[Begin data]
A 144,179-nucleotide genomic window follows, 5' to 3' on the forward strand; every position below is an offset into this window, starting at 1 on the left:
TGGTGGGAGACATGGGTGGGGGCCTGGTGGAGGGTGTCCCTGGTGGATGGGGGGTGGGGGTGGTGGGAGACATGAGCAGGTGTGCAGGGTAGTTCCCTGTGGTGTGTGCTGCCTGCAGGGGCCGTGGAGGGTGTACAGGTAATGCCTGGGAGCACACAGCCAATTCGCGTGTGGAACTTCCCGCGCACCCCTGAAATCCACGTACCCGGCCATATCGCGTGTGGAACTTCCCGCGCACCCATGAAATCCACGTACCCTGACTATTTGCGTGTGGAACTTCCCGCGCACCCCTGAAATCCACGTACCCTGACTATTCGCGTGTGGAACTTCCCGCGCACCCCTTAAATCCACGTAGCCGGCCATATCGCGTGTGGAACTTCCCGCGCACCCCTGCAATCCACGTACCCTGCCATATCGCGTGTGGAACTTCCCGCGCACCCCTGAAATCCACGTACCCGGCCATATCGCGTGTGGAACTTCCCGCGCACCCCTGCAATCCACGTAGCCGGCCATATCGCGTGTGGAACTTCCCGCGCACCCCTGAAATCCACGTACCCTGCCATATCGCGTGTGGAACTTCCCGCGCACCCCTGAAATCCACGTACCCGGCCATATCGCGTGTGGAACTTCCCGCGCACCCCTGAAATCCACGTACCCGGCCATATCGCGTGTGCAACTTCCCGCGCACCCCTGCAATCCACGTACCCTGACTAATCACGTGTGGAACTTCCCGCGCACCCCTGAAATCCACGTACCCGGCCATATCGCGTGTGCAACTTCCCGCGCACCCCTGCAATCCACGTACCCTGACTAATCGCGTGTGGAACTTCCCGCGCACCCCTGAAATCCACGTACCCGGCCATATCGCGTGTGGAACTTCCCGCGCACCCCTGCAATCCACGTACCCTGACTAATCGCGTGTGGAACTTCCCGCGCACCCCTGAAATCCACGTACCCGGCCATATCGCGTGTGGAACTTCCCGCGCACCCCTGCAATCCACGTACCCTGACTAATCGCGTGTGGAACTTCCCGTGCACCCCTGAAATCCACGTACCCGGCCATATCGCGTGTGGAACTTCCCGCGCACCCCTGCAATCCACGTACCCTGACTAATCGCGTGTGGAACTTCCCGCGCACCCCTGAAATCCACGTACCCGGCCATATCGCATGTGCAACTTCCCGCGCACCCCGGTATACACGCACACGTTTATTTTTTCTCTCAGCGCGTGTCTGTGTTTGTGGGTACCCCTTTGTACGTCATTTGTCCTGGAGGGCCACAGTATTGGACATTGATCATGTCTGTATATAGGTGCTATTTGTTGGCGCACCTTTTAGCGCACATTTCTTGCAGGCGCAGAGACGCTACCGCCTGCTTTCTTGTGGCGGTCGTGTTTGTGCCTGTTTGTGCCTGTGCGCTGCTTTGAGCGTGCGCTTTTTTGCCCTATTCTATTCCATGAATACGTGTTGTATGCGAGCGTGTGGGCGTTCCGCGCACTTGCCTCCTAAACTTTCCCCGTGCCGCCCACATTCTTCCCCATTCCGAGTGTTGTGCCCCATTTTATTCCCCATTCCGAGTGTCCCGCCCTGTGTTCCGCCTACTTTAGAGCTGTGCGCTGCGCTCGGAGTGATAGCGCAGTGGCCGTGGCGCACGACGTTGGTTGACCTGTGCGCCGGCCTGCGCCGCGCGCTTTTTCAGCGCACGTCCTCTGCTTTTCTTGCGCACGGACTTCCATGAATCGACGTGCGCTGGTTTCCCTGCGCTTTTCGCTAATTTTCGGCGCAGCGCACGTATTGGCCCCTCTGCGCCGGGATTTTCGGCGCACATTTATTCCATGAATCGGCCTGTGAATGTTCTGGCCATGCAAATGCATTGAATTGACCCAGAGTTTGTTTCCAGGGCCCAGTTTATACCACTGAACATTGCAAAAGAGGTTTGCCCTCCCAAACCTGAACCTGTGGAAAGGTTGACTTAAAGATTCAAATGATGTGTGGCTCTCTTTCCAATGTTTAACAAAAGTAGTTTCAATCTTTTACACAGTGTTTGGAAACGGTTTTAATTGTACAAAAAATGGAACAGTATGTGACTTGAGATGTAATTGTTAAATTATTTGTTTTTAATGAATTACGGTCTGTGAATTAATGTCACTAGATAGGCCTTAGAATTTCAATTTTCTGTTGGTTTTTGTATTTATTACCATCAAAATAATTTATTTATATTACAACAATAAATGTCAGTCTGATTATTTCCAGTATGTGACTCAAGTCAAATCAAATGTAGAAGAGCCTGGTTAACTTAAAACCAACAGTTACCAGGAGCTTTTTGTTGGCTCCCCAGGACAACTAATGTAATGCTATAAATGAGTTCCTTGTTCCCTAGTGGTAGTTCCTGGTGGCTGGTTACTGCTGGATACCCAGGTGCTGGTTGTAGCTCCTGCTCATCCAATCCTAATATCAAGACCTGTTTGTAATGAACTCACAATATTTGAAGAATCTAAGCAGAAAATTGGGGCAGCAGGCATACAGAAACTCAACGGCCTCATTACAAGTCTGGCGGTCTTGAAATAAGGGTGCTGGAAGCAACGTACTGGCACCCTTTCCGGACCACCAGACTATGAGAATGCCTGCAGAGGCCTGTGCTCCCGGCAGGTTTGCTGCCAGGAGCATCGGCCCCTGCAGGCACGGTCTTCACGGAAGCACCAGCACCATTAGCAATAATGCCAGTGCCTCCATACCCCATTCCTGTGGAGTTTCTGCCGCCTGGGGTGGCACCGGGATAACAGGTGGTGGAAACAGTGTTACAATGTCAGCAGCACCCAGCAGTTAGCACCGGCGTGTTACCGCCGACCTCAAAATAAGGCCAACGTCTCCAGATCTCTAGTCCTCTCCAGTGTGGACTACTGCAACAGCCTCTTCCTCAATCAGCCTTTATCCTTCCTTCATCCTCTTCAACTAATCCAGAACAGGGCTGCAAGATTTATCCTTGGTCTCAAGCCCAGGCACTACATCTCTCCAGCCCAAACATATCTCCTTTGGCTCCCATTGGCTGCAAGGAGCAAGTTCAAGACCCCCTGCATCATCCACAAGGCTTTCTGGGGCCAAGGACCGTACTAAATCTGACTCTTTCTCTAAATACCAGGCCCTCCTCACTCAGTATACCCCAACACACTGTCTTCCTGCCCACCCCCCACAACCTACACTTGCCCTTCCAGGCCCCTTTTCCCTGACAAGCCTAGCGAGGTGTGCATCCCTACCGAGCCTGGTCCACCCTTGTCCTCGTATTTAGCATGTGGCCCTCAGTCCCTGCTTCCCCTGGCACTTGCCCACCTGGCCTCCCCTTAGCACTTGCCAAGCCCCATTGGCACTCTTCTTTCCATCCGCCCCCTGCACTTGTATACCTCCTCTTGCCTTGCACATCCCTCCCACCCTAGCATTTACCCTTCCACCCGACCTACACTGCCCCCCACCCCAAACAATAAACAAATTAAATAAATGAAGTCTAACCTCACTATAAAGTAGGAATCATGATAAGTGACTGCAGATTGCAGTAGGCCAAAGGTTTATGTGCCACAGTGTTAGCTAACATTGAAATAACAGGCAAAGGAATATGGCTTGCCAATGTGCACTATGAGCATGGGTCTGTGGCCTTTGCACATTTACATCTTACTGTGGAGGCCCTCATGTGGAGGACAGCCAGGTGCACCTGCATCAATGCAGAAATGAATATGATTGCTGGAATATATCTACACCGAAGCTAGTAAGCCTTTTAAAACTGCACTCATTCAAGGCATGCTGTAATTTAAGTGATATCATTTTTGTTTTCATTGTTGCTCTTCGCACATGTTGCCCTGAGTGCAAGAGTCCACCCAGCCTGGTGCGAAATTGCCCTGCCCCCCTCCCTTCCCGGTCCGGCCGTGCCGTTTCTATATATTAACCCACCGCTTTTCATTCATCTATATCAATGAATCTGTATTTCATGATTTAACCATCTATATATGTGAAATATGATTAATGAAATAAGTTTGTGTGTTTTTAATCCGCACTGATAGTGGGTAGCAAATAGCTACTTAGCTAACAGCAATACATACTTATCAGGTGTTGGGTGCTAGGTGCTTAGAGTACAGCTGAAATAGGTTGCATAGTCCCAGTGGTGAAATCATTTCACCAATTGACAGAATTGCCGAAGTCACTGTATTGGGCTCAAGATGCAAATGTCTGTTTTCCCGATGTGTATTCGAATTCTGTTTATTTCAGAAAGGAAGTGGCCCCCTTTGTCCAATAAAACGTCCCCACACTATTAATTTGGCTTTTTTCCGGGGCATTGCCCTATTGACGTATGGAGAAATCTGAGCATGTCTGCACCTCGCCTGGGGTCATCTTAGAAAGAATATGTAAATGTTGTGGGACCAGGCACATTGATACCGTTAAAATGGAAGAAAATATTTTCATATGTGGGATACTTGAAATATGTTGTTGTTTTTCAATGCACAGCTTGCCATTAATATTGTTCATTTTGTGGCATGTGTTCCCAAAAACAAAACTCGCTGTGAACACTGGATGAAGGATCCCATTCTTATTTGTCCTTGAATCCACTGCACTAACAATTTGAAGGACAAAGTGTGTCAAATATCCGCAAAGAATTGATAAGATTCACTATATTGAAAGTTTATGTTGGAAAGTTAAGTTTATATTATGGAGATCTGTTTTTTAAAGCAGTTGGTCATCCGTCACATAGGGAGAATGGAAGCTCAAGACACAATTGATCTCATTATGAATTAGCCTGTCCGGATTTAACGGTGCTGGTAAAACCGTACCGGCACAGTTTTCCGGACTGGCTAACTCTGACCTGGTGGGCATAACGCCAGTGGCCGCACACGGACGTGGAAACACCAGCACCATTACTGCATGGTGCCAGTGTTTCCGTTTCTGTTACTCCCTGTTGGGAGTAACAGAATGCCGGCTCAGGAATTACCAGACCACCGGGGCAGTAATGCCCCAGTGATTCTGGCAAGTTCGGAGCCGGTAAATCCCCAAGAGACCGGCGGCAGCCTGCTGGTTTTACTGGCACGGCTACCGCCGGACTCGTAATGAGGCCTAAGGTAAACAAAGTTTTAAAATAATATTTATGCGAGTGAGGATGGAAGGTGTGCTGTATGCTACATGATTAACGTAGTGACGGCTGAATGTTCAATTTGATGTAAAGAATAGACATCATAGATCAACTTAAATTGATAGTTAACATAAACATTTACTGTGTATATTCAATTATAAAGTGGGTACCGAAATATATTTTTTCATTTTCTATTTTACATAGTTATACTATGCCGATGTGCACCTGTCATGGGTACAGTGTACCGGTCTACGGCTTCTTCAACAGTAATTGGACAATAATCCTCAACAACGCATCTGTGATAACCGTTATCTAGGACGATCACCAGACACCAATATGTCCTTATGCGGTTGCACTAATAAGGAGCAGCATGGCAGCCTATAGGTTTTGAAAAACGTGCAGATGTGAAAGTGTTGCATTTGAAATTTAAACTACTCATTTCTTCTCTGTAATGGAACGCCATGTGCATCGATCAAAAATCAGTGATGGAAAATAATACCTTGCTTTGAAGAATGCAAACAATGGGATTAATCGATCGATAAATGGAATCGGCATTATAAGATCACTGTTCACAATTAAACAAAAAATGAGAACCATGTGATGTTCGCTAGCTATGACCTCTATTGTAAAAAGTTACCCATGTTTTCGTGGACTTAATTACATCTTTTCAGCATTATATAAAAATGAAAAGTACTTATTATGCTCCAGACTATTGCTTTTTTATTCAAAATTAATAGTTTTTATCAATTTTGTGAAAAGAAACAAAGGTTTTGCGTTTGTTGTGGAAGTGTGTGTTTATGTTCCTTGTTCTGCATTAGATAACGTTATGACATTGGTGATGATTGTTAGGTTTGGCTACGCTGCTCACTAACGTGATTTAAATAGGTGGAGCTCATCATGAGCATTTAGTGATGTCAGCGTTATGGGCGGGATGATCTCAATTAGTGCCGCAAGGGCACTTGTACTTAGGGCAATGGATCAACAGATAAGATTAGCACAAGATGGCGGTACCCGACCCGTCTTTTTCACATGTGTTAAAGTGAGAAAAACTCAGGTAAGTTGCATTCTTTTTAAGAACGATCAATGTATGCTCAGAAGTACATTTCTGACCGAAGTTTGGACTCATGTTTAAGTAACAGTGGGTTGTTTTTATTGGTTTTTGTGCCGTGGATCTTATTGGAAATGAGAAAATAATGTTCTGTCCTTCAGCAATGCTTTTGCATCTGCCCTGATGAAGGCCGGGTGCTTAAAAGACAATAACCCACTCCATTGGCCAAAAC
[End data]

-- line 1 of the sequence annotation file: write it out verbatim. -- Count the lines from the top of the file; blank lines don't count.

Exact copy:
A 144,179-nucleotide genomic window follows, 5' to 3' on the forward strand; every position below is an offset into this window, starting at 1 on the left: